It was a job that fascinated me and humbled me. It was a job that inspired me and gave me purpose because there were truly days when you’re saving lives through information or helping families cope with a loss by telling their story. It was a job where storm victims would hug you and thank you because you were wearing the brand’s logo on your rain jacket.

But it was also a job full of the unexpected. Even when forecasts are accurate, there’s still no telling exactly what the full impacts would be and where they would the worst and how many people would have their lives turned upside down. Ten years of preparing for the unexpected can drain your energy. But what could I do that still inspired me, that gave me purpose and help people?

I remember the moment when my fascination with craft brewers and their beer started: I vividly remember walking into the 2010 East Atlanta Beer Festival in Atlanta’s tree-covered Brownwood Park and seeing rows of breweries I’d never heard of before in my life. I turned to my pal, a West Coast implant in Atlanta who already had witnessed the beginnings of the beer revolution on his coast, and said, “This is beer? I didn’t know this is what beer was now!”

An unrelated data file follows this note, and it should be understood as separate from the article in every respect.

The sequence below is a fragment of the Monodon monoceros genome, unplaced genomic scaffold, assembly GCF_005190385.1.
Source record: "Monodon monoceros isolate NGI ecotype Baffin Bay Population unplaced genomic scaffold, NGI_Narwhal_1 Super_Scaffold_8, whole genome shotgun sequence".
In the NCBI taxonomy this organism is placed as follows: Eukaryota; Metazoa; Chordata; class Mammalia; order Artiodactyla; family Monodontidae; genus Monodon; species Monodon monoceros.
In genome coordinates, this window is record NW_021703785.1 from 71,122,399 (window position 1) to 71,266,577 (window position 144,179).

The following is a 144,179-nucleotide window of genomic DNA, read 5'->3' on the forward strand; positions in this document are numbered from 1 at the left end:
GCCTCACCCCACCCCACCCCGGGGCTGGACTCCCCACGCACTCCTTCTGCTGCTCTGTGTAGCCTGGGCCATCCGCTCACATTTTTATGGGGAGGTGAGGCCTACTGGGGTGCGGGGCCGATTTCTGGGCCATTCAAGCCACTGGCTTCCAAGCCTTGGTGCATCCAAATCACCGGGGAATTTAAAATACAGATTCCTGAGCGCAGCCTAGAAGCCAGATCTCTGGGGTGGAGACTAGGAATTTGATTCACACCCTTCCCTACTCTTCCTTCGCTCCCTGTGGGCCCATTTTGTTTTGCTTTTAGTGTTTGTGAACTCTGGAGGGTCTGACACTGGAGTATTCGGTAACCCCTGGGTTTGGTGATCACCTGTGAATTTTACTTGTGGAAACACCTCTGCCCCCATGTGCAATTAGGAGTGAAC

When I fall for something – like the Beatles at age 16 and Springsteen when I was 28 – I fall hard. As I met brewers and realized so many of them had walked away from their big corporate jobs or found that running a brewery helped them connect with their communities, I was inspired. These women and men were small business owners who happened to be running beer businesses –and a new obsession began. I started a second Twitter account (@craftcurious) devoted to beer, not wanting to confuse all the people who followed me for weather updates on the other Twitter account. During a beercation, that Twitter account helped me get noticed by a Colorado-based craft beer blog that needed a Southeast Editor. I took the job, knowing it was unpaid, because I needed to write about these brewers who fascinated and inspired me.

I knew someday I wanted to take what I loved doing – storytelling and social media – and do it for an independent brewery. I had no idea someday would come a lot sooner than I planned. When the Brewers Association posted a job looking for an Editor-in-Chief of its beer-lover facing website CraftBeer.com, I applied thinking it was a longshot. But I got the job, and since May 2016, I’ve been working with writers and video producers across the U.S. to tell the stories about the people who are the heartbeat of American craft brewing, as well as the cities and businesses that support them.